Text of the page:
Posts tagged with: intellectual property

The presence of one group at the Occupy Wall Street (OWS) protests might be surprising: the Distributist Review has produced this flyer for distribution at the protests.  They don’t seem to have asked themselves whether G.K. Chesterton and Hillaire Belloc would have gone down to protest with the unwashed masses (the answer, of course, is never in a million years) but contemporary “neodistributists” are a more inclusive set. They go far beyond the metaphysical and aesthetic principles of Chesterton and Belloc’s economics. Since that flyer’s a little hard to read, we’ve put together a list to help you identify your inner distributist: herewith, Ten Signs You May Be a Distributist:

  1. You can’t wait for the Revolution: As we’ve explained before, the changes distributists want amount to revolution. That puts them squarely in line with the rest of the OWS camp, whose communications head told NPR, “My political goal is to overthrow the government.” Fortunately, the revolution will be prosecuted in accord with Catholic Social Teaching. (What’s a little property-snatching among friends?) If this idea excites you, you may be a distributist!
  2. You just want to grow heirloom tomatoes in a co-op: Or maybe your grandfather’s strain of prized carrot. Either way, if think the Catholic Social Teaching mandates this kind of lifestyle, you may be a distributist!
  3. You abominate the seedless watermelon: The seedless watermelon is an unnatural monstrosity, you say? If you oppose genetic engineering on principle and begrudge the one billion lives saved by the Green Revolution, you may be a distributist!
  4. You find yourself supporting environmentalist policies, but for different reasons: If you find yourself always on the side of radical environmentalists, but as with the seedless watermelon, different principles lead you to their extreme positions — well, puzzle no longer. You may be a distributist!
  5. You think you live in a polis: If you’d like to impose virtue on 307 million people the same way you would on 75,000; if you think that what worked on a co-op level in Spain can be scaled up 60,000 percent without distortion; and if you insist on economic self-sufficiency — in short, if you’re more attached to the form of the polis than Aristotle himself was, then you may be a distributist!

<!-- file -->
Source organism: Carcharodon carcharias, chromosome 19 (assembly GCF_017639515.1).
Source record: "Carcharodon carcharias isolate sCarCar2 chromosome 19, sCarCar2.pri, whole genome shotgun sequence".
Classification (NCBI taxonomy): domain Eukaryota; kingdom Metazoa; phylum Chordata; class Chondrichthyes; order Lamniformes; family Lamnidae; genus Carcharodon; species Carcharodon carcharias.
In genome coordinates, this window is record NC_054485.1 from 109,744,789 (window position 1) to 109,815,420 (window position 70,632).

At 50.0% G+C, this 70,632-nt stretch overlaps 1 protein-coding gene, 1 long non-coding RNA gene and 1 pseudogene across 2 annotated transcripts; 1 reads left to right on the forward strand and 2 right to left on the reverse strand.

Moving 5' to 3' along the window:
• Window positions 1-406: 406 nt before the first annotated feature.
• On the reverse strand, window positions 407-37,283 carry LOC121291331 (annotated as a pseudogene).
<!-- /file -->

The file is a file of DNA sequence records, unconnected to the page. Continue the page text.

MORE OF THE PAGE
6. You find yourself asking “What would Frodo do?”: Distributists often take The Shire of J.R.R. Tolkein’s The Lord of the Rings as a model society (mostly those who consider a return to the polis too fantastical). If you’re convicted that eating two breakfasts a day is more in line with Catholic Social Teaching, you may be a distributist!
  7. You really miss guilds: If you’ve mythologized the quaint, confraternal aspects of medieval guilds, and don’t mind overlooking how controlling they were; if you love the idea of long apprenticeships and don’t mind sweeping grants of patent and absolute trade secrecy, you may be a distributist!
  8. You dislike intellectual property: If you view Article I, Section 8 of the Constitution as a tool for enriching the plutocracy (except of course when monopolies are given to guilds) and identify more with the Swedish-internet-pirate school of thought, you may be a distributist!
  9. You bleed your patients with leeches: If you long for the simpler, more local health care system of the Middle Ages, when your barber performed appendectomies and your doctor’s first instinct in case of illness was to send for leeches, then you may just be a distributist!
  10. You brew your own beer: Coors is the beer of Republicans, O’Doul’s is probably the beer of the Tea Party, and the unwashed hipsters at OWS all drink Pabst Blue Ribbon, but if you brew your own beer, you may be a distributist! (No word on what Chesterton thought of bathtub gin.)

Note: If you would like a more serious response to distributism, see here and here.

Last week the Federal Circuit Court handed down what seemed to many a funny decision: that human genes are patentable. Myriad Genetics owns patents for two tumor suppressor genes, BRCA1 and BRCA2 (mutations of these genes are correlated with increased incidence of breast cancer, making them of great interest to doctors and scientists). Myriad was sued by doctors and researchers who claim that genes fall into the category of “products of nature,” which makes them unpatentable, but the court disagreed.

Myriad’s patents allow it to charge licensing fees to doctors who wish to screen their patients for BRCA1/2 mutations, and also to researchers developing drugs that would target BRCA1/2 abnormalities in breast cancers. Myriad claims that its patents allow it to recover the costs of identifying the two genes, and so are just like the patents for Velcro, ShamWow, or the Segway. Aside from the legal dispute—i.e., the majority’s facially risible argument that “the molecules as claimed do not exist in nature,” since bits of the BRCA1 gene aren’t floating around in ponds—there are two problems with the patenting of genes: a moral one and a practical one.

In his Acton monograph The Social Mortgage of Intellectual Property, David H. Carey addresses intellectual property rights vis-à-vis the distribution of medicine. He focuses on the AIDS epidemic and infectious diseases in the Third World, and presents the Vatican’s 2001 argument that the principle of solidarity supersedes patent rights where the lives of the poor are at stake, even though the long-term consequences of a suspension of intellectual property might be severe.

Admittedly, personalized cancer treatment in the United States alters the moral calculation, but the American public has made its consideration, and by the establishment of the National Cancer Institute (part of the National Institutes of Health), has decided to fund early stage cancer research publicly. Certainly in order recoup the billions of dollars of testing required to bring a cancer drug to market, companies need the assurance of patent protection, but the sequencing of a gene comes years before any drug begins testing (Myriad filed for its patents in 1994).